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A Single AC Could Power 25 Ceiling Fans: How to Make Your Home Cool & Eco-Friendly

Serving a pre-emptive strike on the colossal amount of carbon emissions let out by the future demand for air conditioners, here are a few ways in which we could look at building sustainably cool and eco-friendly homes.

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“Taking thought for the morrow is a waste of time, I believe, because all we can do to prepare rightly for tomorrow is to do the right things today.” – Wendell Berry (farmer, author, poet) in A Narrative for the Future.

Are you reading this article in an air conditioned room? Do you spend significant amounts of time a day with the air conditioning running? If yes, then consider this: that sleek looking AC humming silently, efficiently in the background, without generating any obvious pollution, consumes as much power as 25 ceiling fans; that’s about 10 lower-middle class homes that could be kept cool if this one AC was turned off. Not only is it an energy-guzzler it’s also a primary cause of climate collapse now. If used even for just eight hours a day for eight months a year, it generates enough climate pollution that negates the benefit of 115 trees, analysis by Fairconditioning Foundation.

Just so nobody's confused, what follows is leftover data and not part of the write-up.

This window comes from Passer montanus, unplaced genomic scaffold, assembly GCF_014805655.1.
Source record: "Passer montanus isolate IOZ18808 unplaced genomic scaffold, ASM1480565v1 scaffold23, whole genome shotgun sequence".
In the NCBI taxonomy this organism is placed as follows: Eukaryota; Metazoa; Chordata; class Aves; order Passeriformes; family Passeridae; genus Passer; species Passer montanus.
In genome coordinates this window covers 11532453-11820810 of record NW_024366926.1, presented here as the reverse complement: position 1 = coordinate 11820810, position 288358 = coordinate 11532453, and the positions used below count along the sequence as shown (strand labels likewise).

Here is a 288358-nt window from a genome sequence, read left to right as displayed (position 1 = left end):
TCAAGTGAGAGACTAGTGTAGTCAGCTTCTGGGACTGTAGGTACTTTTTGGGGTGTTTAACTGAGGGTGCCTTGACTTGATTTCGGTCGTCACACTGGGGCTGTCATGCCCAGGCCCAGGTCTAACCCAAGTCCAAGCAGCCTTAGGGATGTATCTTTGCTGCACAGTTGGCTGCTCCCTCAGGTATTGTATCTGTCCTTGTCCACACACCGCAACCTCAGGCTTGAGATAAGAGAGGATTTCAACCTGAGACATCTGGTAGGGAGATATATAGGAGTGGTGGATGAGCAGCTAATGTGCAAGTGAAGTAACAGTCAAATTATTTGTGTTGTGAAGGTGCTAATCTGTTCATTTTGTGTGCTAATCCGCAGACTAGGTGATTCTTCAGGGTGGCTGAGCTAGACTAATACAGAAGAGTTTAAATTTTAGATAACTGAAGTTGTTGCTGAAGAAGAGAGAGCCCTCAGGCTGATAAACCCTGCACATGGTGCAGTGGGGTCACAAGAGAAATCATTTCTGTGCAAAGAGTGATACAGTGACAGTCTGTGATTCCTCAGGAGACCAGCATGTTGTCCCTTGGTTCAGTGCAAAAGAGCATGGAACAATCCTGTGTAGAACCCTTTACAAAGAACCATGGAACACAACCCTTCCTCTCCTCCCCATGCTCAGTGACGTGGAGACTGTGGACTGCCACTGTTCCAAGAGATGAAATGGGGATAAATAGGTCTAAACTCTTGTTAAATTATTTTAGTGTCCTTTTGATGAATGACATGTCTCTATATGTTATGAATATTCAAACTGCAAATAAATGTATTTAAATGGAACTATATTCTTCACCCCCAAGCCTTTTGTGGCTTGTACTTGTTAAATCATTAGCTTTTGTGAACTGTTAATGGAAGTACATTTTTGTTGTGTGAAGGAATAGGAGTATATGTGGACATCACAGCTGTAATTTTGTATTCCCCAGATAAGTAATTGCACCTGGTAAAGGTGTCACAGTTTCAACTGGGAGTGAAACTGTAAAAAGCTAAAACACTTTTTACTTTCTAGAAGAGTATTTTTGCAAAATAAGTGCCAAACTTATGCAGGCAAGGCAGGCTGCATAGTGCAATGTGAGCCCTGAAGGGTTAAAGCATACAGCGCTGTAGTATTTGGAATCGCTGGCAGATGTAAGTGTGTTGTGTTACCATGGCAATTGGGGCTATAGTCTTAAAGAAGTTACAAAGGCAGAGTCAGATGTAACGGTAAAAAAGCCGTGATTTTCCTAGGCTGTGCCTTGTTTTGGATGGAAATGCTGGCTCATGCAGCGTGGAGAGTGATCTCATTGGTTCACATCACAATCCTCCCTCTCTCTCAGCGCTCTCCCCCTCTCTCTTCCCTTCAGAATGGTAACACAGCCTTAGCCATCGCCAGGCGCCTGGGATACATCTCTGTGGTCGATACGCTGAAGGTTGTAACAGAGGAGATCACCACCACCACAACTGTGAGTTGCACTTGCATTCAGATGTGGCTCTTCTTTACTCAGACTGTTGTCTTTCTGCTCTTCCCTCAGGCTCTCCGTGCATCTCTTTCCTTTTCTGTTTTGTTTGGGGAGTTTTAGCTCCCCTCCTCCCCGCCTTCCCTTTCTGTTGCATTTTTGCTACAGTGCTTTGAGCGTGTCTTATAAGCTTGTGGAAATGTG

India is yet to build 70 per cent of the buildings that will come into existence in 2030. If we do nothing and allow these buildings to be built through a real-estate economy that loves more-of-the-same, the number of air conditioners installed in India’s homes will skyrocket from about 50 million ACs today to 225 million ACs in 2035, as cited by Fairconditioning & Chaturvedi V, Sharma M, Chattopadhyay S, and Purohit P. HFC emission scenarios for India and CEEW report. The perilous levels of climate pollution generated through their use of electricity and emission of super greenhouse gases, which are much more powerful than carbon dioxide, are a growing cause for concern.

The Indian regulatory authorities and the market responses to this ballooning AC demand and associated climate breakdown have been to administer end-of-pipe solutions without diagnosing the root cause of unsustainable construction in India. It is a lot like administering medicines without diagnosing patients first.

air conditioning
Picture Source: Pixabay

These market-based approaches leave the undergird, on which this inexorable rise of ACs is based, completely intact. Certifications and labelling systems have proven inadequate, and even after 18 years, only 4 per cent of India’s built-space is green and only 5 per cent of its architects/building engineering consultants are certified green building professionals. At this rate, the current green building paradigm (which forms the most structured mechanism for incentivising, mitigating, cooling-related climate impacts in India), appliance standards and labelling schemes (such as energy-star rating systems) will prove wholly inadequate as a means to keep our earth habitable for life as we know it.